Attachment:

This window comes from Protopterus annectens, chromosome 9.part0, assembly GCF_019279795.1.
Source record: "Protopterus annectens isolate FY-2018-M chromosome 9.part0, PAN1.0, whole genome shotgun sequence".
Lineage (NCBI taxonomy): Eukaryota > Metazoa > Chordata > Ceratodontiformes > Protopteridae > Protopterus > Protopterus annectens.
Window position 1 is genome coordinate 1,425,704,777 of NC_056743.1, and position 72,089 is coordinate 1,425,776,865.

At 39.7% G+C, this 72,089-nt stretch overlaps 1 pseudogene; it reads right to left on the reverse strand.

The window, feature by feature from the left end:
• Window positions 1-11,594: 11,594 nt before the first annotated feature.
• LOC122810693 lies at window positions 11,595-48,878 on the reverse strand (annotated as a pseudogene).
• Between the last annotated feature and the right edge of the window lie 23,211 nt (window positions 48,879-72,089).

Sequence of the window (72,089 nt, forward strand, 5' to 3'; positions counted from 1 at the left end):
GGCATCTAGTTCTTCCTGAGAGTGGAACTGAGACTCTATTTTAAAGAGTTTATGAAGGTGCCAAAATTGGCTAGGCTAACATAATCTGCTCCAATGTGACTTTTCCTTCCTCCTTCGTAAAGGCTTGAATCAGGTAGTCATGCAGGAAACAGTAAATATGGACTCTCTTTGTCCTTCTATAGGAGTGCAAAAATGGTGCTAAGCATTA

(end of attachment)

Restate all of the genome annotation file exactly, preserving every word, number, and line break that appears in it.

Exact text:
This window comes from Protopterus annectens, chromosome 9.part0, assembly GCF_019279795.1.
Source record: "Protopterus annectens isolate FY-2018-M chromosome 9.part0, PAN1.0, whole genome shotgun sequence".
Lineage (NCBI taxonomy): Eukaryota > Metazoa > Chordata > Ceratodontiformes > Protopteridae > Protopterus > Protopterus annectens.
Window position 1 is genome coordinate 1,425,704,777 of NC_056743.1, and position 72,089 is coordinate 1,425,776,865.

At 39.7% G+C, this 72,089-nt stretch overlaps 1 pseudogene; it reads right to left on the reverse strand.

The window, feature by feature from the left end:
• Window positions 1-11,594: 11,594 nt before the first annotated feature.
• LOC122810693 lies at window positions 11,595-48,878 on the reverse strand (annotated as a pseudogene).
• Between the last annotated feature and the right edge of the window lie 23,211 nt (window positions 48,879-72,089).

Sequence of the window (72,089 nt, forward strand, 5' to 3'; positions counted from 1 at the left end):
GGCATCTAGTTCTTCCTGAGAGTGGAACTGAGACTCTATTTTAAAGAGTTTATGAAGGTGCCAAAATTGGCTAGGCTAACATAATCTGCTCCAATGTGACTTTTCCTTCCTCCTTCGTAAAGGCTTGAATCAGGTAGTCATGCAGGAAACAGTAAATATGGACTCTCTTTGTCCTTCTATAGGAGTGCAAAAATGGTGCTAAGCATTA